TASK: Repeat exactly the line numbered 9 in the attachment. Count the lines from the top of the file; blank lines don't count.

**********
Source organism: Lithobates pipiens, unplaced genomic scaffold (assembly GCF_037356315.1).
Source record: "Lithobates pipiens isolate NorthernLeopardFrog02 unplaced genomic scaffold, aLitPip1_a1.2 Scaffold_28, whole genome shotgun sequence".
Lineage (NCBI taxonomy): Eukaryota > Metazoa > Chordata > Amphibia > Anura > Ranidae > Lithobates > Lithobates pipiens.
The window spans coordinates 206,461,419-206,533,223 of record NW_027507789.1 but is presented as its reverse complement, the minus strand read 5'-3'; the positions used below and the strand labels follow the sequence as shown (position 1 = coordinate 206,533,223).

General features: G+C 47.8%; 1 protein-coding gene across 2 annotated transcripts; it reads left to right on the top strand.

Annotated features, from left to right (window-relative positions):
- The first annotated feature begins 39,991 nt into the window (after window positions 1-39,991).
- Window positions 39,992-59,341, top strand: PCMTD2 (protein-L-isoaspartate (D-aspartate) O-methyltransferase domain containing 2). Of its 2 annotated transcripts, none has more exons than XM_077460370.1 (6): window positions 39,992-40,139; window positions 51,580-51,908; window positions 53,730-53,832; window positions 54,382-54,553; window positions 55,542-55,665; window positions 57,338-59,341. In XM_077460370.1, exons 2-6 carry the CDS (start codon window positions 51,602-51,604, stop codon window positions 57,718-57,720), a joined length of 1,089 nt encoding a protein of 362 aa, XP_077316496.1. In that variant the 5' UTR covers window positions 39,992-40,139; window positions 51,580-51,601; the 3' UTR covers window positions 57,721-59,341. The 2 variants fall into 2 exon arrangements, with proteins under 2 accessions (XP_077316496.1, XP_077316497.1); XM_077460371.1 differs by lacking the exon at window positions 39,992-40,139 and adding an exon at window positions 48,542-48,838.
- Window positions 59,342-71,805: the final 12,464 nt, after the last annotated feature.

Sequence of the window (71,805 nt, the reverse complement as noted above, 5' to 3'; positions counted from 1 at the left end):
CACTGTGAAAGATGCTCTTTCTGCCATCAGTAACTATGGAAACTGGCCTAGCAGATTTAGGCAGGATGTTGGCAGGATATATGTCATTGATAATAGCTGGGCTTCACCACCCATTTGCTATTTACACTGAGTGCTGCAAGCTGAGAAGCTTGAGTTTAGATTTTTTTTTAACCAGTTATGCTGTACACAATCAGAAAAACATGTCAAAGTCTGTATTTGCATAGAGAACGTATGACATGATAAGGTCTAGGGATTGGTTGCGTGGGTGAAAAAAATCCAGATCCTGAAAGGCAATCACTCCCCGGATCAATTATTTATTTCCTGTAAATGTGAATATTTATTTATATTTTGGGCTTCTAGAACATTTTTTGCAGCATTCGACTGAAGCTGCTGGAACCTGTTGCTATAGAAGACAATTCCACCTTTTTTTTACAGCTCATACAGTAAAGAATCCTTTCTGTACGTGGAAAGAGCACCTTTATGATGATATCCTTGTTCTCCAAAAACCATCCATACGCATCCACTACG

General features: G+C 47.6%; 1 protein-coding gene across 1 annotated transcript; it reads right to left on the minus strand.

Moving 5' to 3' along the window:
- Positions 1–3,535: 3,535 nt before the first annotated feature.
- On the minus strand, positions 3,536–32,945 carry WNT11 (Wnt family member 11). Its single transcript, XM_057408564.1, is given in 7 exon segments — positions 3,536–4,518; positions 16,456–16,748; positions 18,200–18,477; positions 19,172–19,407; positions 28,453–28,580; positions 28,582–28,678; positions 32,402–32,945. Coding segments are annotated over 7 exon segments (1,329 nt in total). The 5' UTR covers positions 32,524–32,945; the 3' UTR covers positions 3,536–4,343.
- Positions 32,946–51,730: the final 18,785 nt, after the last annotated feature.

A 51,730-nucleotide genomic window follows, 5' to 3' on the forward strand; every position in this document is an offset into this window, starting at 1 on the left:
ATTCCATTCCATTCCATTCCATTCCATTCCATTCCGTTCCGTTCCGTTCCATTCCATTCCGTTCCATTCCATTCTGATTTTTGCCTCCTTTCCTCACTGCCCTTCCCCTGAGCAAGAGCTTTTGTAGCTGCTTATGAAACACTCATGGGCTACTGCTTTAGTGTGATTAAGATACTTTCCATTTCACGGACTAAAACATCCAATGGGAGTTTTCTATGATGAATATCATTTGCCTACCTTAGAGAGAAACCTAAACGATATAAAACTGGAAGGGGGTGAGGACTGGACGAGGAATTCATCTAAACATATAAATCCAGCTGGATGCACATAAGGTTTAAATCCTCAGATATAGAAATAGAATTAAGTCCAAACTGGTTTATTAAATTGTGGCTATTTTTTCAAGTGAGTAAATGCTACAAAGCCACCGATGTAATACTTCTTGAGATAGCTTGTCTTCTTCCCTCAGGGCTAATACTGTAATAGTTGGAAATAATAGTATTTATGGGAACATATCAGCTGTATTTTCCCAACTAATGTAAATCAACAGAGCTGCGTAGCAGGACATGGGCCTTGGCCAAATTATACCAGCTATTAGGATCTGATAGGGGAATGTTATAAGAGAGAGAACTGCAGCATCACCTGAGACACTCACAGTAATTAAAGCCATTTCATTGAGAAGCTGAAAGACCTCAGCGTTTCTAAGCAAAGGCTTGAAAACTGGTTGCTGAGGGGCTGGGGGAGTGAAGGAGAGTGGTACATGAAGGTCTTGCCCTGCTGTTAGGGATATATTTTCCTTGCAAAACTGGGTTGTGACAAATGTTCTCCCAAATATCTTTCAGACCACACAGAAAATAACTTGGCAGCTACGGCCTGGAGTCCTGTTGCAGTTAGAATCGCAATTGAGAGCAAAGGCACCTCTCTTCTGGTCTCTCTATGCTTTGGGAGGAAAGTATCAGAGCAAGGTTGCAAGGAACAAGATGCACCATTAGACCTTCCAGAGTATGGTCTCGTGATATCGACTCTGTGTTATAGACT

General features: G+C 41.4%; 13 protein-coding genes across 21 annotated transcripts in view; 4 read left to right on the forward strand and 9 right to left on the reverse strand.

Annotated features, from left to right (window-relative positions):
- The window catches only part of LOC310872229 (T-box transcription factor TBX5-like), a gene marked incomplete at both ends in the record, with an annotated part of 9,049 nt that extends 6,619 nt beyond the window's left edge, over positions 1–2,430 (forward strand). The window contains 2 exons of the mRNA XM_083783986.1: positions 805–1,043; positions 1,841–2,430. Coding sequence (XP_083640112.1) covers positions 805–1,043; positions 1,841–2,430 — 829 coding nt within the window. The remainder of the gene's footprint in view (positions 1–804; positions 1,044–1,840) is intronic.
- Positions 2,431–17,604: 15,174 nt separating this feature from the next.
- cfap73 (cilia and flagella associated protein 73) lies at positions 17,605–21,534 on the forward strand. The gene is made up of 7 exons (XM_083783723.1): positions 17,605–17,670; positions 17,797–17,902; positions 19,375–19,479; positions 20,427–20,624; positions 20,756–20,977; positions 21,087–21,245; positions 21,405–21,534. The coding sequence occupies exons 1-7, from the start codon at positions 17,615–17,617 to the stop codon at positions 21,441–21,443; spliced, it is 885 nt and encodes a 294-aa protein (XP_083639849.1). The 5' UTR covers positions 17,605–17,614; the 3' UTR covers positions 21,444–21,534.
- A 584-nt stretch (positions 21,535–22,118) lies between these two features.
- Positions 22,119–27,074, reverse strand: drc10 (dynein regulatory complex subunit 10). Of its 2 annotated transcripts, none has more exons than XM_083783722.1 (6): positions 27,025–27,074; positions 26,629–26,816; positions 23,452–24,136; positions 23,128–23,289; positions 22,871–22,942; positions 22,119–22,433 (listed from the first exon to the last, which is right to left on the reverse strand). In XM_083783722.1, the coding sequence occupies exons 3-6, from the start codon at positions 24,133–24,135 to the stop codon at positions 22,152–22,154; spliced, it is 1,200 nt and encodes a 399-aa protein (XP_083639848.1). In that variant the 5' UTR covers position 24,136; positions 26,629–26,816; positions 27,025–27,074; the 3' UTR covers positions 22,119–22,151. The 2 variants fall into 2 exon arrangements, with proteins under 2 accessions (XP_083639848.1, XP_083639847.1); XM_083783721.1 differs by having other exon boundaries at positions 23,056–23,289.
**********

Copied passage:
- Window positions 59,342-71,805: the final 12,464 nt, after the last annotated feature.